Whist reading, I couldn’t help but wonder: would I play Panic? If it was me, how would I cope with each of the challenges of the game? And not just the game, but the other challenges our characters must face as well. Probably not very well! But then, with those dollar signs before your eyes, who wouldn’t be tempted to try? Panic is and edge-of-the-seat race for the end. And as only one person can win, who will you be putting your money on?

Tuesday, 18 March 2014

Fire Storm, by Lauren St John

(Warning! Contains minor spoilers from The One Dollar Horse and Race the Wind)

Fire Storm is the much-awaited third and final installment in Lauren St John’s One Dollar Horse trilogy. After taking home the trophies from Badminton and Kentucky, can Casey achieve what only one other person ever has: the eventing Grand Slam?

The Burghley Horse Trials are on the horizon, but things at The White Horse Equestrian Centre - the home of Casey, her horse Storm and her coach Mrs. Smith – are not terribly sunny. Casey is talking back to Mrs. Smith like a spoiled teenager, Mrs. Smith’s determination to ignore her illness is getting harder and harder, handsome ‘coach-of-the-moment’ Kyle West is circling like a shark, and while Storm takes a well-deserved holiday, Casey’s loan horse is proving more than a challenge.

When Casey decides to take Kyle on as a coach, little does she know what rocky territory she’s setting sail on: how honourable are Kyle’s intentions? Who is the creepy Ray? And what exactly is going on under the slick and shiney surface of Kyle’s training centre, Rycliffe Manor? Added to this is the return of the abhorrent Anna Sparks – has she turned over a new leaf? Or, given half a chance, will she revert back to her former, snotty ways? The only thing missing – thankfully! (because my little heart really couldn’t have taken any more anguish) – was some sort of disaster involving Casey’s dad, but it seems that he’s now on safe and solid ground. Phew.

Lauren St John brings to Fire Storm all the slick writing, tension and edge-of-the-seat moments she showed us in The One Dollar Horse and Race the Wind. The plot gets thicker and thornier with practically every turn of the page, and it’s full of those ‘Nooo!’ moments where misunderstandings and miscommunications collide. It’s essence is closer to the Race the Wind experience than The One Dollar Horse experience. Given all the things Casey has experienced in the last six months, this is understandable – she is no longer living by quite the same fairytale rules as she was when she first rescued Storm, she’s had to grow up pretty fast, and the whirlwind of her recent victories have had quite an impact on her.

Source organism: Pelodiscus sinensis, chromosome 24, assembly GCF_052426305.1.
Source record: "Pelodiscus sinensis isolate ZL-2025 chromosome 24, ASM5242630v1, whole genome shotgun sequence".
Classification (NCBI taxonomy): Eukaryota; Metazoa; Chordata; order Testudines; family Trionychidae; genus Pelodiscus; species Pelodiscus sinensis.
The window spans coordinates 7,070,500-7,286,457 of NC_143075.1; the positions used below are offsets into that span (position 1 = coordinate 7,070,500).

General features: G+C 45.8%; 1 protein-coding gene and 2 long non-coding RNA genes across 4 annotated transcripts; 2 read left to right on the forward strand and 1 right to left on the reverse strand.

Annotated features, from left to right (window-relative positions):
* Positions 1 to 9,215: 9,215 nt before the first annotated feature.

Will Casey remember what really matters in time to piece together all the knots that are coming untied in her life? Will she make it to the Burghley finish line and will it be enough to take her to Grand Slam victory? St John keeps us guessing right up until the last page, so make sure you’ve got plenty of snacks to hand because you won’t want to be going anywhere once you start reading.

Saturday, 15 March 2014

Cinder, by Marissa Meyer

Cinder both is and isn’t what it appears to be: a clever retelling of the Cinderella fairytale. We all know the basics: orphaned girl in indentured servitude to wicked stepmother who, after a visit from her fairy godmother, sneaks out to the Royal Ball, at which the handsome prince falls in love with her. Cinder has all of these essential elements, but also has a lot more: bigger enemies than just the wicked stepmother, wolves in sheeps’ clothing, political upheaval, a deadly plague, and no guarantee of a happily ever after.